Churchwardens Chat At this time of the year we have to complete a nine page return of statistics to the Diocese concerning attendance at Bourne Abbey. The statistics show some changes in worship at Bourne Abbey. Although we no longer have a weekly Sunday sung evensong, attendance shows a slight increase for Sunday worship. Church attendance for Christmas Eve/Day in 2017 showed a decrease in the number of communicants. Christmas Eve was, however, on a Sunday and there was only a said Holy Communion at 8.00 a.m. - no 10.00 o'clock Sung Eucharist. (the regular Sung Eucharist has an average of 90 -100 communicants), but the number of people of all ages attending Bourne Abbey on Christmas Eve/ Day â€“ Crib Service, Midnight Mass, Holy Communion and Sung Eucharist - increased by 250. More people, but less communicants. Several people said how warm the church was. The alterations to the heating have raised the temperature, and we are still waiting for the final three radiators to be installed! May we remind you that our Annual Parochial Church Council Meeting will be held on Sunday 18th March, and that this is the time when the Parish Electoral Roll is revised. The Electoral Roll indicates to the Diocese how many people support a church. Inclusion on the Electoral Roll does not commit you to any duties whatsoever, and, very unusual for the Church of England, does not cost you any money! At last year's APCM there were 262 names on the Roll, but each year we lose some names either through death or moving away from Bourne. It is not essential to live in the parish of Bourne, in fact several people on the Roll do live outside the parish. If you would like to be a new name on the Roll, the forms will be on the table next to the font. At present the restoration work is scheduled to re-commence in May 2018. This will enable the radiators to be installed in the new rooms without disturbing the heating in the church. The store shed has a new roof fitted and is now watertight. Merryn and Dudley
Saint Kyneburgha’s Church, Castor On the last weekend in October, Saturday was a warm and pleasant day and we decided to go for a drive. We needed a focus, an opportunity to stretch our legs and after due consideration chose to go to the village of Castor. Castor lies in the Nene Valley to the west of Peterborough. It is an easy journey, south on the A15, taking the right turning for Helpston. At the crossroads in the centre of the village turn left by the church, go past John Clare’s cottage and continue on the road to Ailsworth and Castor. The journey took about 30 minutes. Castor was an important Roman settlement, excavated in the 19C, and Roman tiles, bricks and stonework can still be seen in places around the village. The church was the main focus of our attention. Around 650 AD the daughter of King Penda of Mercia-St Kyneburgha-founded a Saxon Convent in the midst of the Roman remains. The convent was sacked by Danish raiders in 810 AD and 1021AD. The present church was dedicated on 17th April 1124. It is a magnificent building awarded four **** in Simon Jenkin’s book ‘England’s Thousand Best Churches’. The Norman tower is breathtaking, with two tiers of arcading, carved with zigzags, billet, fish scales and lozenges. (see below). Castor is, in effect a textbook of medieval architecture – both inside and out. As you approach the South Porch, your eyes are drawn to a Saxon carving of ‘Christ in Majesty’. The door by which you enter is dated 1372. The interior is superb. In the words of Simon Jenkins, ‘the roof is alive with freshly painter angels carrying musical instruments and the keys of St. Peter’. The carvings depict beasts and vegetation and a ‘green man.’ In the north aisle there is a wall painting showing scenes from the life of St. Catherine in which the wheel can be seen. St. Kynebugha had a sister St. Kyneswitha and there is an altar dedicated to her in the north aisle. Standing next to it is a Saxon carving of an Apostle which was part of St Kyneburgha’s shrine in the 8 th C. There are many other fine features to enjoy and the church is colourful and light which enhances the pleasure of viewing it. Glossary: Arcade – a series of arches supported by piers or columns. Billets: Norman ornament consisting of small half cylindrical or rectangular blocks placed at regular intervals. John Williams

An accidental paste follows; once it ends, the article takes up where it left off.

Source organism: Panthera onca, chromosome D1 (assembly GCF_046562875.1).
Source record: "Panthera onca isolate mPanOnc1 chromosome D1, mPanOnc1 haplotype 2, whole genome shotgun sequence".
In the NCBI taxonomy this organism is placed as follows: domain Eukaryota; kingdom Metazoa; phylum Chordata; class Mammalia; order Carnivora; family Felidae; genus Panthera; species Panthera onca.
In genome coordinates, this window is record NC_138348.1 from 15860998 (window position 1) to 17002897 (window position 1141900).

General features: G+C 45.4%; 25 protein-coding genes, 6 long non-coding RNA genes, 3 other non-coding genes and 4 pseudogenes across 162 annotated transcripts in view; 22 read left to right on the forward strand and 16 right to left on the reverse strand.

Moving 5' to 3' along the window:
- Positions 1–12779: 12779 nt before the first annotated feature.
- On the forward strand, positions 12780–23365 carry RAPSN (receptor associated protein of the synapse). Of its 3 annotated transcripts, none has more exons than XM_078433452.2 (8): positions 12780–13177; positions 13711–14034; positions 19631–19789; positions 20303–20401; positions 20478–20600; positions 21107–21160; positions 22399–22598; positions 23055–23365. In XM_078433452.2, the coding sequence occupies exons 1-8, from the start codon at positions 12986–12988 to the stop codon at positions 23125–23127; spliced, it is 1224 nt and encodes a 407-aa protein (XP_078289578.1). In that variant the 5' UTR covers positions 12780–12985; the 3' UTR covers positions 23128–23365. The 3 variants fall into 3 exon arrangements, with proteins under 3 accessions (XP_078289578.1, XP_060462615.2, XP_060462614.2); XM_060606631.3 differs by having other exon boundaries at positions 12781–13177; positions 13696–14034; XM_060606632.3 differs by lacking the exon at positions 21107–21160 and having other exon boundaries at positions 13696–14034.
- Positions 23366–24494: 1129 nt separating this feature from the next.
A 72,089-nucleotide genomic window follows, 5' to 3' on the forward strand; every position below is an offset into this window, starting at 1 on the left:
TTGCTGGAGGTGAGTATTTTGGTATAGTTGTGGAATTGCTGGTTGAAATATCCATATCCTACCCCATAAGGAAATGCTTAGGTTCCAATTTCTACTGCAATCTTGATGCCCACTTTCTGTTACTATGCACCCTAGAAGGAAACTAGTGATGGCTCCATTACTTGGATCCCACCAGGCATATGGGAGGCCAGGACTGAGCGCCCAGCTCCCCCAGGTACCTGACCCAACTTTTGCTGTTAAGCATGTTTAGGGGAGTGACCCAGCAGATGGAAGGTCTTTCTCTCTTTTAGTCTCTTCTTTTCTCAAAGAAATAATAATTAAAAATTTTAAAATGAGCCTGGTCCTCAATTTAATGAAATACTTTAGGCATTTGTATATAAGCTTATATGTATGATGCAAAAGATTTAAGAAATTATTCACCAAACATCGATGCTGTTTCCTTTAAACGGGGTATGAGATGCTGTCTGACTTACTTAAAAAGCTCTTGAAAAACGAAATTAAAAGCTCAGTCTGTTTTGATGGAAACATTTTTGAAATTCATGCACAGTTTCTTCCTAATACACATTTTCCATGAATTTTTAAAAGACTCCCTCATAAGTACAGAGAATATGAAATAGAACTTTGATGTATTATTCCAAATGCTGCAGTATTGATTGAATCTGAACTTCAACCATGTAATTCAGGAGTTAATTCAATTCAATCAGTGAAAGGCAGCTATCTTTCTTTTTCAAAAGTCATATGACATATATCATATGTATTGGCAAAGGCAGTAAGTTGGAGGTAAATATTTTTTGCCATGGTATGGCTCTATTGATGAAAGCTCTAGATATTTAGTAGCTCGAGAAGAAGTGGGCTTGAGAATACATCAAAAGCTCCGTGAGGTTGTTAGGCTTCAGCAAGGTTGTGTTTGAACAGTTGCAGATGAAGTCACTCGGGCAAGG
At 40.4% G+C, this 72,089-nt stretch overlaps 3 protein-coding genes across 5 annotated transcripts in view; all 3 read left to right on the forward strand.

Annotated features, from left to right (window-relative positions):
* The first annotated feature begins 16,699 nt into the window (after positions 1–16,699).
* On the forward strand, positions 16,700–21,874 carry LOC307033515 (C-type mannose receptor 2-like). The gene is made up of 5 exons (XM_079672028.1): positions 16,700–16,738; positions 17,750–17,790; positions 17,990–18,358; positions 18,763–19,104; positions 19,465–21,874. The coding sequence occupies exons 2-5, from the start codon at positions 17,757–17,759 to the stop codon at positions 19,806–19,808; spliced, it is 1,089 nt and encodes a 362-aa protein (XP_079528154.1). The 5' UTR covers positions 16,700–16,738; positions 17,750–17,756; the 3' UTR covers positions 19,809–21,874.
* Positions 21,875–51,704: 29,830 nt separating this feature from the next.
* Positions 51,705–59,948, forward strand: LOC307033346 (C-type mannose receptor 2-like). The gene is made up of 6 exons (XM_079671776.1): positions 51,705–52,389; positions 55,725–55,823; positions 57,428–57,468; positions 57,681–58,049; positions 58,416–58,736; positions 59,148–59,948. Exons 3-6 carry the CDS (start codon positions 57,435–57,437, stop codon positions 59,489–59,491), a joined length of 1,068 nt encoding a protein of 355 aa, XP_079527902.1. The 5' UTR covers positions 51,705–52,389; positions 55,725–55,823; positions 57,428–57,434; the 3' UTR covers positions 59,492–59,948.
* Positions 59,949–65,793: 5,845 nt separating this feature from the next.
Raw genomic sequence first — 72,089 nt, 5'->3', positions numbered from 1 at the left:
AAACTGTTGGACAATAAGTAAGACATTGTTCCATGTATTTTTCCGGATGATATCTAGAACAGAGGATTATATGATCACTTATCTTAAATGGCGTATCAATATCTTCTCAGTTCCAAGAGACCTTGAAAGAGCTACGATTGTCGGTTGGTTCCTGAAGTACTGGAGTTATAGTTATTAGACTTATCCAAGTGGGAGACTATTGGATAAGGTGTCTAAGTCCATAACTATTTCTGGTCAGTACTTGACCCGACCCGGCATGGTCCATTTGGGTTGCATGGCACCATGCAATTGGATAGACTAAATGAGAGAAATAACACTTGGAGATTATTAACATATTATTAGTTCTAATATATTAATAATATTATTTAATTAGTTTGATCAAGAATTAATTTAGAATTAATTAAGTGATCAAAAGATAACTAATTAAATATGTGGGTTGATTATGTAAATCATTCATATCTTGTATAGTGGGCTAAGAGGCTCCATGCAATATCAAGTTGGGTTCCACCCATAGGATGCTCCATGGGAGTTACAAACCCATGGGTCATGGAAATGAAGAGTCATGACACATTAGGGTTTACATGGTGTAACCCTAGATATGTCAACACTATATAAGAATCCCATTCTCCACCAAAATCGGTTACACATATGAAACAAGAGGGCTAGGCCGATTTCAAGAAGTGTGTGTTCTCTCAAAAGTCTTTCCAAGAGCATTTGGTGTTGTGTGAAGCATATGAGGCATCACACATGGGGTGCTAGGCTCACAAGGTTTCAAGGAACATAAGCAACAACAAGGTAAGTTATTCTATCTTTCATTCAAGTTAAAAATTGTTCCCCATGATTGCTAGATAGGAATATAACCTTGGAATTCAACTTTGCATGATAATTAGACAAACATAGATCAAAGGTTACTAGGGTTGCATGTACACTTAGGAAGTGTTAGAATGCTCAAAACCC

Ash Wednesday Service Wednesday 14th February 7.30 pm Bourne Abbey Church.
Lilies will be arranged at the High Altar and in front of the Pulpit in memory of loved ones. Please forward names plus ÂŁ3.00 to Ann Northen, 24, Fir Avenue, Bourne PE10 9RY(423353) by March 17th. Cheques to be made payable to Bourne Abbey P.C.C. (Flower Fund) . There will be a full list in the May edition of the Church Magazine and in front of the two displays.